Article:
Iran Threatens To Close Strait Of Hormuz Over Western Action Against Nuclear Programme
Iran has threatened to close the Strait of Hormuz, a vital route for the oil trade, if the West widens sanctions against the country amid an ongoing row over Tehran's nuclear programme.
Vice President Mohammad Reza Rahimi said on Wednesday his country will not allow a "drop of oil" to pass through the strait if Western powers take fresh measures against the Islamic Republic.
His warning was underlined by the head of the Iranian navy, Admiral Habibollah Sayyari, who said it would be "really easy" for his forces to block the waterway through which a sixth of the world's oil flows.
But Britain's foreign office dismissed the threats as "rhetoric" intended to distract attention from its nuclear programme.
"Iranian politicians regularly use this type of rhetoric to distract attention from the real issue, which is the nature of their nuclear programme," a spokesman said.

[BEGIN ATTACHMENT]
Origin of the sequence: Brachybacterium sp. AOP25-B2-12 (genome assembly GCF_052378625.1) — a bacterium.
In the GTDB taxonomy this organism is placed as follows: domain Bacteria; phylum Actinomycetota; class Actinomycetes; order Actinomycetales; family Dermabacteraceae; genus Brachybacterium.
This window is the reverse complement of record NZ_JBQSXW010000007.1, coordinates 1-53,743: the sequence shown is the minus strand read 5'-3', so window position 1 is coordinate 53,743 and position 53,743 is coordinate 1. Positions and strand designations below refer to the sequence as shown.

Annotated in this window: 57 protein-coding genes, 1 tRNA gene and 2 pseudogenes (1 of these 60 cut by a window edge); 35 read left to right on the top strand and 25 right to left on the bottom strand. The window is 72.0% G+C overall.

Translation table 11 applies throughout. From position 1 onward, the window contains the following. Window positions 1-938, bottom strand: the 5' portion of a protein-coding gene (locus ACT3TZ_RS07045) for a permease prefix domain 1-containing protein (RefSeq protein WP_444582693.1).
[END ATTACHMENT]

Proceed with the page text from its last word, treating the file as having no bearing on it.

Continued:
The Strait of Hormuz links the Gulf oil-producing states of Bahrain, Kuwait, Qatar, Saudi Arabia and the United Arab Emirates with the Indian Ocean. Around 40% of the world's tanker-borne oil passes through them.
The US maintains a naval presence in the Gulf, primarily to ensure the oil routes remain open.
Tensions between Iran and the West escalated after a report last month by the International Atomic Energy Agency - the UN's nuclear watchdog - said Iran had carried out tests related to the "development of a nuclear device".
The US announced further economic sanctions, and the European Union is considering fresh measures targeting Iran's oil and financial sectors.
The moves prompted a furious Iranian backlash, with demonstrators storming the British embassy in Tehran chanting "death to England", apparently with the backing of the regime.
The Foreign Office spokesman said the government remained "extremely concerned" at the "possible military dimension" to Iran's nuclear programme.
"We want to find a negotiated solution to this issue and that is why we will continue to pursue a dual track strategy of pressure and engagement until Iran convinces the international community that it is not pursuing a military nuclear programme," the spokesman was quoted by the Press Association as saying.